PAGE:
Thursday, January 18, 2007

ON ACTING: Poetry and Logic

A student did a monologue from Shakespeare. It was filled with poetic feeling. It became long, tedious. It all blurred together. It was a mass of feeling without form.

I asked the actor 'why' the character was saying what he said. What was the purpose? What was the logic behind the poetry?

The actor did the monologue again, incorporating basic acting elements into his performance: logic and purpose, above all. The poetic language became understandable, the character's/actor's feelings arose naturally, and they were varied and differentiated. The monologue became perfectly clear, and much shorter. (After all, what is all language but a conscious or unconscious attempt to maneuver the human landscape to our needful design. Verbal sounds without logic and purpose are pre-human, mere grunts and groans.)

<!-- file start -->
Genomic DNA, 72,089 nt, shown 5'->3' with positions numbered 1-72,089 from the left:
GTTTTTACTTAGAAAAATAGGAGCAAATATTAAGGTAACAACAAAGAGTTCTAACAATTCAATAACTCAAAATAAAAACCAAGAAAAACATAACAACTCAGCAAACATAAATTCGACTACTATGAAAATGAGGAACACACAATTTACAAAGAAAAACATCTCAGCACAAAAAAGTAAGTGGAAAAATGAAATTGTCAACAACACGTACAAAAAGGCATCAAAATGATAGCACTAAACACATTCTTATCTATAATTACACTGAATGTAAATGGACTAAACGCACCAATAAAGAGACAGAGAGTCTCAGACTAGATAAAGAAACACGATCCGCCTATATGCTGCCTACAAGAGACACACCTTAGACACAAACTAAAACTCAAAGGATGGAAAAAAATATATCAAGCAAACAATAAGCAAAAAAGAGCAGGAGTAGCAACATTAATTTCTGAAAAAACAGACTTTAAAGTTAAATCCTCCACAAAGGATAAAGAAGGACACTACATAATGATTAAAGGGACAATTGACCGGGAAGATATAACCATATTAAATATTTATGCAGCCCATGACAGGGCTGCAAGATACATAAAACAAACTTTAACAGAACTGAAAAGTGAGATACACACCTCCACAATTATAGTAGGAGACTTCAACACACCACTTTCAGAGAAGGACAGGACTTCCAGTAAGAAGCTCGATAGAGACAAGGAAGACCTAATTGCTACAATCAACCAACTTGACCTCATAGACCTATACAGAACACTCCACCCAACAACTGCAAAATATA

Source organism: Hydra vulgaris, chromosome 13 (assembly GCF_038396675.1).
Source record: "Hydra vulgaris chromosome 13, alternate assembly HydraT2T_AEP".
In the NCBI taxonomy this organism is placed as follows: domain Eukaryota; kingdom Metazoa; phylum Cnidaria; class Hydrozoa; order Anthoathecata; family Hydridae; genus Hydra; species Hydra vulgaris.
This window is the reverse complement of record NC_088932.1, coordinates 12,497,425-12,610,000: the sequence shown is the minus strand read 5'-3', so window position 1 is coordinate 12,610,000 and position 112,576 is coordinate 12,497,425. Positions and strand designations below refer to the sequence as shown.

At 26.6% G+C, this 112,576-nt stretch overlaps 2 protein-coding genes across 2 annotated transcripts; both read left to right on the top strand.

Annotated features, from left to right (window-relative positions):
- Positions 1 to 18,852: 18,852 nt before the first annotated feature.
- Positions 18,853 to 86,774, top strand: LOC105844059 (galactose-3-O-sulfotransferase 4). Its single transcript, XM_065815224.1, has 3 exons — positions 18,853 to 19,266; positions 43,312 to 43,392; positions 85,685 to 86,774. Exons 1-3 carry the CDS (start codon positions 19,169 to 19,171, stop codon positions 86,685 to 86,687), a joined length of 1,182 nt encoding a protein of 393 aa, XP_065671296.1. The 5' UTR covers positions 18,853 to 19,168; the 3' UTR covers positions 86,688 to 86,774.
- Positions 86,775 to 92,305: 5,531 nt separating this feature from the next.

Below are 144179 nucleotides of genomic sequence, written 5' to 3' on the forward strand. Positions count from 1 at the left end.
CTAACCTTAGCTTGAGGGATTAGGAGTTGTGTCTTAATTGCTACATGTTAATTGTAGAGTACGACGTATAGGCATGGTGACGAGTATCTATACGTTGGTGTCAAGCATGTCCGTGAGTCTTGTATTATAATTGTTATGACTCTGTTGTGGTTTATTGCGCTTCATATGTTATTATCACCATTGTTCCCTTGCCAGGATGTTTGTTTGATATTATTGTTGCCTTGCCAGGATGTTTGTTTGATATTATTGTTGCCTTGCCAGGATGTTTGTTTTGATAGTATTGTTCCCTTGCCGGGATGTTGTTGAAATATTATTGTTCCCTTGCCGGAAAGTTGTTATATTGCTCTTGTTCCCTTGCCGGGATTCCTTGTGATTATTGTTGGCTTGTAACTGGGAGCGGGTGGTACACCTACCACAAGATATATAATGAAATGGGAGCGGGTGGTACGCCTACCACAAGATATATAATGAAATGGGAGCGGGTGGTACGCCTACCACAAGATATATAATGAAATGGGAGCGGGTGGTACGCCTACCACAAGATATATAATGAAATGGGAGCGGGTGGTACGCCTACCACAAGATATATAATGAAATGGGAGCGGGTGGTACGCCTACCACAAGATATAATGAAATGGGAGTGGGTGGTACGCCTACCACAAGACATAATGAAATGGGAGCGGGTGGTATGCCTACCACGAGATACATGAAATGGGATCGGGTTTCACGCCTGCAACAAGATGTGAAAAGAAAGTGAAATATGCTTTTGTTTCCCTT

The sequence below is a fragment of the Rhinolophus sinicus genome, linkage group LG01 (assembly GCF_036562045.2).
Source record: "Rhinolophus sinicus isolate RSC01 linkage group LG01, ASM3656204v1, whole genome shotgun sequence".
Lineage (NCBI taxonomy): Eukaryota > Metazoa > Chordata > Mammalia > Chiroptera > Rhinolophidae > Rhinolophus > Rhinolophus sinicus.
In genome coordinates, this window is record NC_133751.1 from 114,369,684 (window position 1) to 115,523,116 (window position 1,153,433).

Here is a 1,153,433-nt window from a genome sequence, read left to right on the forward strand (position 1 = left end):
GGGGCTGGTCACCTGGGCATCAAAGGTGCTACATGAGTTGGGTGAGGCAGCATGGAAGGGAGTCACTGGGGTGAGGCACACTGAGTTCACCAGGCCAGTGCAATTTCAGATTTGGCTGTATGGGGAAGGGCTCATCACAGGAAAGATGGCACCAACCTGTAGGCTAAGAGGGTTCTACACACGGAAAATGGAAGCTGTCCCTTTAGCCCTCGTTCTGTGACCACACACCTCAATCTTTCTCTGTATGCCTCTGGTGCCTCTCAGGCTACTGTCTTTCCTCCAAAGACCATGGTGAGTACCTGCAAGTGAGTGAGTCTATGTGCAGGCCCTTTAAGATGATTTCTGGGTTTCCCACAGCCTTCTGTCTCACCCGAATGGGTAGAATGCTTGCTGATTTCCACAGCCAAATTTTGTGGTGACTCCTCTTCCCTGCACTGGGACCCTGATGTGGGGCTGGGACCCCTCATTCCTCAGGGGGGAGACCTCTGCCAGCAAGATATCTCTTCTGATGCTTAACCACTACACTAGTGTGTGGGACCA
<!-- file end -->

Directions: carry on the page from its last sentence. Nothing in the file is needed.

I offer this general rule to all actors: When given poetry, find the logic in the language. When given logic, find the poetry. Or...find the plot drive in the character; and the character richness in the plot. It's all the same thing.


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